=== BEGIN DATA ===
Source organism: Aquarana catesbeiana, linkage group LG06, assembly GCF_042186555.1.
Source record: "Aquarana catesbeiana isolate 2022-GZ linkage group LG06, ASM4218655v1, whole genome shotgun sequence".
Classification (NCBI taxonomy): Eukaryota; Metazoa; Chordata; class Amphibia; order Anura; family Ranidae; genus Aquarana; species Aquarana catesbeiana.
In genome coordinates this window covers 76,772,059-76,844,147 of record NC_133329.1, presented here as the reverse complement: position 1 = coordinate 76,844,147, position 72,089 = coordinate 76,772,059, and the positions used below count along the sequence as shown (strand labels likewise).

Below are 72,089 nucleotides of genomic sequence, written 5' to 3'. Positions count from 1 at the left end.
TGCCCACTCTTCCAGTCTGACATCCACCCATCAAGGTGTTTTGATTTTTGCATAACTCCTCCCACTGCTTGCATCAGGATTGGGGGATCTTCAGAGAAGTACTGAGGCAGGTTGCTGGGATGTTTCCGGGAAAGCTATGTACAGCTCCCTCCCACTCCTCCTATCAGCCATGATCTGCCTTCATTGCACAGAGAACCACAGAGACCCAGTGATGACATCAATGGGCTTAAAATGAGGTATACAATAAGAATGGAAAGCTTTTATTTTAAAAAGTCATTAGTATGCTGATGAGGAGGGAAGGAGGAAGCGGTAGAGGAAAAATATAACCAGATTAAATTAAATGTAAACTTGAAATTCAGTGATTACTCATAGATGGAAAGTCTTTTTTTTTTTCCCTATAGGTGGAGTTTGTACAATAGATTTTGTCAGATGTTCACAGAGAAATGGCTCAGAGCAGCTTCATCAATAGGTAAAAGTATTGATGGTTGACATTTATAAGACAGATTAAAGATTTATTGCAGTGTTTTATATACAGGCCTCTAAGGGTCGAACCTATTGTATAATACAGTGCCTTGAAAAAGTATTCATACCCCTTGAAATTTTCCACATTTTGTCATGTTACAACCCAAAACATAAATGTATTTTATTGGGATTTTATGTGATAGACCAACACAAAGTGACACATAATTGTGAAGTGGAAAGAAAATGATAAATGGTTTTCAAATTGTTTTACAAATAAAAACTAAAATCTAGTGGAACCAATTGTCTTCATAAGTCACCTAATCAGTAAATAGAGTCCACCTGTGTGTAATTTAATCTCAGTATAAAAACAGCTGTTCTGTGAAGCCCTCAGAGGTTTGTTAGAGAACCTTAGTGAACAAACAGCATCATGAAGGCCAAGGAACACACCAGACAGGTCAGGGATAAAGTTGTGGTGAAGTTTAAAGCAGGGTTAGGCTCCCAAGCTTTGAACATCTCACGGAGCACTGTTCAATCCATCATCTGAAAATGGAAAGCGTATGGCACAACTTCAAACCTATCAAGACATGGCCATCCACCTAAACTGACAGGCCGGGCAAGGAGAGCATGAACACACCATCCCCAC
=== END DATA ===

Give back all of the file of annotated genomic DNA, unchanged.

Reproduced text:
Source organism: Aquarana catesbeiana, linkage group LG06, assembly GCF_042186555.1.
Source record: "Aquarana catesbeiana isolate 2022-GZ linkage group LG06, ASM4218655v1, whole genome shotgun sequence".
Classification (NCBI taxonomy): Eukaryota; Metazoa; Chordata; class Amphibia; order Anura; family Ranidae; genus Aquarana; species Aquarana catesbeiana.
In genome coordinates this window covers 76,772,059-76,844,147 of record NC_133329.1, presented here as the reverse complement: position 1 = coordinate 76,844,147, position 72,089 = coordinate 76,772,059, and the positions used below count along the sequence as shown (strand labels likewise).

Below are 72,089 nucleotides of genomic sequence, written 5' to 3'. Positions count from 1 at the left end.
TGCCCACTCTTCCAGTCTGACATCCACCCATCAAGGTGTTTTGATTTTTGCATAACTCCTCCCACTGCTTGCATCAGGATTGGGGGATCTTCAGAGAAGTACTGAGGCAGGTTGCTGGGATGTTTCCGGGAAAGCTATGTACAGCTCCCTCCCACTCCTCCTATCAGCCATGATCTGCCTTCATTGCACAGAGAACCACAGAGACCCAGTGATGACATCAATGGGCTTAAAATGAGGTATACAATAAGAATGGAAAGCTTTTATTTTAAAAAGTCATTAGTATGCTGATGAGGAGGGAAGGAGGAAGCGGTAGAGGAAAAATATAACCAGATTAAATTAAATGTAAACTTGAAATTCAGTGATTACTCATAGATGGAAAGTCTTTTTTTTTTTCCCTATAGGTGGAGTTTGTACAATAGATTTTGTCAGATGTTCACAGAGAAATGGCTCAGAGCAGCTTCATCAATAGGTAAAAGTATTGATGGTTGACATTTATAAGACAGATTAAAGATTTATTGCAGTGTTTTATATACAGGCCTCTAAGGGTCGAACCTATTGTATAATACAGTGCCTTGAAAAAGTATTCATACCCCTTGAAATTTTCCACATTTTGTCATGTTACAACCCAAAACATAAATGTATTTTATTGGGATTTTATGTGATAGACCAACACAAAGTGACACATAATTGTGAAGTGGAAAGAAAATGATAAATGGTTTTCAAATTGTTTTACAAATAAAAACTAAAATCTAGTGGAACCAATTGTCTTCATAAGTCACCTAATCAGTAAATAGAGTCCACCTGTGTGTAATTTAATCTCAGTATAAAAACAGCTGTTCTGTGAAGCCCTCAGAGGTTTGTTAGAGAACCTTAGTGAACAAACAGCATCATGAAGGCCAAGGAACACACCAGACAGGTCAGGGATAAAGTTGTGGTGAAGTTTAAAGCAGGGTTAGGCTCCCAAGCTTTGAACATCTCACGGAGCACTGTTCAATCCATCATCTGAAAATGGAAAGCGTATGGCACAACTTCAAACCTATCAAGACATGGCCATCCACCTAAACTGACAGGCCGGGCAAGGAGAGCATGAACACACCATCCCCAC